Guilty or innocent, Patrick Brown is a ruined man

Is it just me or is something fishy going on?  Patrick Brown, the (resigned) leader of the PC party, is a ruined man, regardless of whether he is innocent or guilty. Whatever happened to innocent until proven guilty?  He has not been my choice to lead the PC party, but I think the whole scandal stinks.  Here’s why:

  • the “victims” remain anonymous
  • who talked  them into coming forward and why did they not go to the police instead of the media?
  • why did they take so long (10 years) to come forward?  Oh right, an election is coming up and a smear campaign is the best way for the Liberal party to deflect from the mess they are in.
  • what was the under aged woman doing in a bar drinking in the first place.  I wasn’t born yesterday, I know it happens, but did Patrick Brown take her there?  No.  Was he drinking?  No.  Did he buy her a drink?  Yes, but is that a crime?  If every male that meets a woman in a bar and buys her a drink is persecuted, the heterosexual orientation is doomed.
  • why did the other woman go to his home? With another male to boot.  Then when in his home agree to go into the bedroom.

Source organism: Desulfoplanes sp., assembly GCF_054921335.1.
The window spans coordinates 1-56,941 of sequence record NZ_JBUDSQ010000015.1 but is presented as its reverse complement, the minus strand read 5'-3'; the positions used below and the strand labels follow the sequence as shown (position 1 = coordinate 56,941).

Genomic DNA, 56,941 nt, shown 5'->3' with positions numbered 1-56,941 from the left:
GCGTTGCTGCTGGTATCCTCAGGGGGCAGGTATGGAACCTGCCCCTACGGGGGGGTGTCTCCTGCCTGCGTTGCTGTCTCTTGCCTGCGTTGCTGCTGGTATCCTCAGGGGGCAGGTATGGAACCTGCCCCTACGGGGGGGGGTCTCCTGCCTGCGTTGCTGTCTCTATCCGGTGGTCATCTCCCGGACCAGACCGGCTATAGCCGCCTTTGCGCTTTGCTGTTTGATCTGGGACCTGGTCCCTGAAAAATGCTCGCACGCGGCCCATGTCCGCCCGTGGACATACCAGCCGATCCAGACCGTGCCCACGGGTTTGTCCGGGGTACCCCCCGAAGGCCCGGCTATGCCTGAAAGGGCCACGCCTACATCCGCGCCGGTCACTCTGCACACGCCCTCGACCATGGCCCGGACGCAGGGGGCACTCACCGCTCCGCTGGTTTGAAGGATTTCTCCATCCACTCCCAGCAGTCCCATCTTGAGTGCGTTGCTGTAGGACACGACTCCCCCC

• when she (a bit late in my opinion) said NO, he took her home.  How awful and ungentlemanly. (NOT)

 

These are just a few of the “facts” that are swirling around this scandal.    Regardless of whether Patrick Brown is guilty or innocent, he is a ruined man.  I feel very sorry for him and any other heterosexual male playing the dating game these days, especially the ones in the public eye.

 

 

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Do you believe in fate?

The words fate and destiny are used interchangeably.  Do you believe in fate or destiny?  I definitely do.  So many things have happened in my life that I feel fate or destiny had a hand in.  A minor change in any of the details would have resulted in a totally different lifestyle.  Here are just a few examples, all major events in my life.